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Living out your faith begins at home

Father Paul Rutten.
by Rev. Paul Rutten/Director, Diocesan Office of Vocations - 10/3/2011
At weddings a series of questions are asked of the couple before they exchange their vows. The last question asked is, “Will you accept children lovingly from God, and raise them up according to the law of Christ and his Church?” From the beginning, God has invited couples to be open to new life through their mutual love for each other.

Within the vocation of marriage is this call from God for most to bring children into the world. A couple should understand that God desires to work through them as co-creators in bringing about new life. Today this understanding is under constant attack from the scientific and secular communities, who see children, not as gifts from God, but as something a person acquires through whatever means necessary.

A question every married couple must pray about is whether or not God is asking them to cooperate with Him in bringing about new life. It is through a prayerful relationship with God that a couple is able to see and accept a child as a gift or to bear the hardship of not being able to conceive a child of their own and subsequently being open to the possibility of adoption.

October is Respect Life Month and so we are reminded of the gift of every life from conception to natural death. We must continue to work to promote and uphold the dignity of all life so that no person’s life is ever terminated or disregarded. In honor of the life of my mother, Monica, I will be running the half marathon portion of the Kansas City Marathon on October 15, which happens to be her birthday.

The group I will run with is called LIFE Runners, and each year they collectively run a major race to promote life, offer prayers for an end to abortion and raise money for pro-life institutions in need.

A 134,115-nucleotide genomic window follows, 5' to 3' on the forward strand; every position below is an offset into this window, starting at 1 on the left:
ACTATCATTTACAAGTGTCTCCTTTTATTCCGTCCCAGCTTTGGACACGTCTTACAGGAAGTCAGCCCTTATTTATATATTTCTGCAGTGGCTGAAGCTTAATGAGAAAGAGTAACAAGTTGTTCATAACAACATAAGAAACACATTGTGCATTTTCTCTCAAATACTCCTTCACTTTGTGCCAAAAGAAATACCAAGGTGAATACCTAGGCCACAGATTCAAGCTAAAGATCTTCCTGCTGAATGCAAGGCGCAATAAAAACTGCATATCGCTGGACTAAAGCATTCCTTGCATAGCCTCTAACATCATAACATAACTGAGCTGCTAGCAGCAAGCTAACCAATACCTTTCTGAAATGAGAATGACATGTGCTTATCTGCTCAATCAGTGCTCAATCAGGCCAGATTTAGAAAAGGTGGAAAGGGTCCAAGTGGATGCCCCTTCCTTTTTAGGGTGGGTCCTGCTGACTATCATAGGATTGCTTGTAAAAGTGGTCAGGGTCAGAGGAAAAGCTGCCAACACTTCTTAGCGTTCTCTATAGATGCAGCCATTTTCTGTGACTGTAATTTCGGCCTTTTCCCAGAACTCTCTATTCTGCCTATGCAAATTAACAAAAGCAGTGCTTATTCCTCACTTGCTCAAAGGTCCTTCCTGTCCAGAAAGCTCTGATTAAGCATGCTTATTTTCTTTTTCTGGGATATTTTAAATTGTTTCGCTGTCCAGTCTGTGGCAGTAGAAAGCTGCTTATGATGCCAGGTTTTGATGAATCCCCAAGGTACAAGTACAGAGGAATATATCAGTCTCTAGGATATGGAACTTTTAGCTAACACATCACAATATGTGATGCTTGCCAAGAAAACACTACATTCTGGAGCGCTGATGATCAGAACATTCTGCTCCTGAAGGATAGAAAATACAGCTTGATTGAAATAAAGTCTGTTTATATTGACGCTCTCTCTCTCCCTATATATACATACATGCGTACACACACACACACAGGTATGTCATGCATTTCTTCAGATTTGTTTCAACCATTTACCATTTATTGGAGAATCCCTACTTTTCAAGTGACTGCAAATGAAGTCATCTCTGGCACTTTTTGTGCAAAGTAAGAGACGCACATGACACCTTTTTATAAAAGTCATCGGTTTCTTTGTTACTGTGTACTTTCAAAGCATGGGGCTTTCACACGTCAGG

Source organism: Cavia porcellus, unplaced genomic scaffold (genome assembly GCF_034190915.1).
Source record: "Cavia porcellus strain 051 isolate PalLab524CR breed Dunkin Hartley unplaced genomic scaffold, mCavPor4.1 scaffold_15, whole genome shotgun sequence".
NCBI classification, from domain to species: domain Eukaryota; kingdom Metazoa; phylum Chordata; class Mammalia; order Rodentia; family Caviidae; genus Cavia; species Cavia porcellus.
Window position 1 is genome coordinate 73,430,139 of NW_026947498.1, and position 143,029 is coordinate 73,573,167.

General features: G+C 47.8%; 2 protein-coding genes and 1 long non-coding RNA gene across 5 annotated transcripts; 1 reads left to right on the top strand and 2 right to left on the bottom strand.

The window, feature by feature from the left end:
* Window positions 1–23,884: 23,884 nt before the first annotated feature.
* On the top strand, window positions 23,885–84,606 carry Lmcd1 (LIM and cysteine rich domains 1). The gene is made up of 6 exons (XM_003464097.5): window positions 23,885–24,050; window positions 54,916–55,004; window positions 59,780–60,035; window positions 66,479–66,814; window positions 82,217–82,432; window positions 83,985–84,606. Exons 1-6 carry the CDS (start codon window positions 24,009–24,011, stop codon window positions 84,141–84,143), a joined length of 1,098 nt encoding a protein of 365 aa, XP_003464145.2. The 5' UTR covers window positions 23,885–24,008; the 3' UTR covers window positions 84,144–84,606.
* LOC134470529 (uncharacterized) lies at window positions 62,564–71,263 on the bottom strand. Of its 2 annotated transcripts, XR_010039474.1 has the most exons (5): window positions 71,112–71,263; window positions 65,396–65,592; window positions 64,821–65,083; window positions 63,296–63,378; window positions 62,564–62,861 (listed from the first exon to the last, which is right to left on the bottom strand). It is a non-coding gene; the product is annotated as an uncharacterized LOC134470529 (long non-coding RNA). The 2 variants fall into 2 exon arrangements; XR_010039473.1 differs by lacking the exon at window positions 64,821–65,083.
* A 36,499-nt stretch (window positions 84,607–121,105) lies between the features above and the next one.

You see I realized a few years ago that I am at the beginning of a unique group that continues to gain new members each day. I was conceived sometime shortly after the landmark Roe v Wade case, which legalized abortion. I can say that I am one of the first to survive and I do not say that lightly. Not, that I ever once thought my life would have been ended through abortion, but I know there are others who were not so lucky. Others, who because of particular situations and fears had their lives taken through abortion.

I often wonder if we as a group function out of a survivors mentality; wondering why our lives were spared while countless others did not make it. Is that why we as a group are so pro-life, because we know we lost classmates and friends, brothers and sisters, neighbors and strangers to abortion and we will not let it be in vain?

I also realize there are many who are suffering the effects of abortion because they believed the experts; they were told it would make their lives better; it was the only option if they wanted a normal life; it was just tissue and would be over shortly. To those of you suffering from the unspoken sadness and hurt I encourage you to seek reconciliation with God and begin the process of healing. Project Rachel is a great program in our Diocese to help begin this process.

I am eternally grateful for the gift of life my parents gave me and my eight brothers and sisters. Their witness to us of the generous gift of life brought forth in marriage has left a profound impact on each of us and in turn the world around us. So I will run on October 15th along with hundreds of others to remind the world that the unborn will not be forgotten; that the sacrifice of their lives will not be in vain, but that we will run until that day when every life is seen as a gift from God.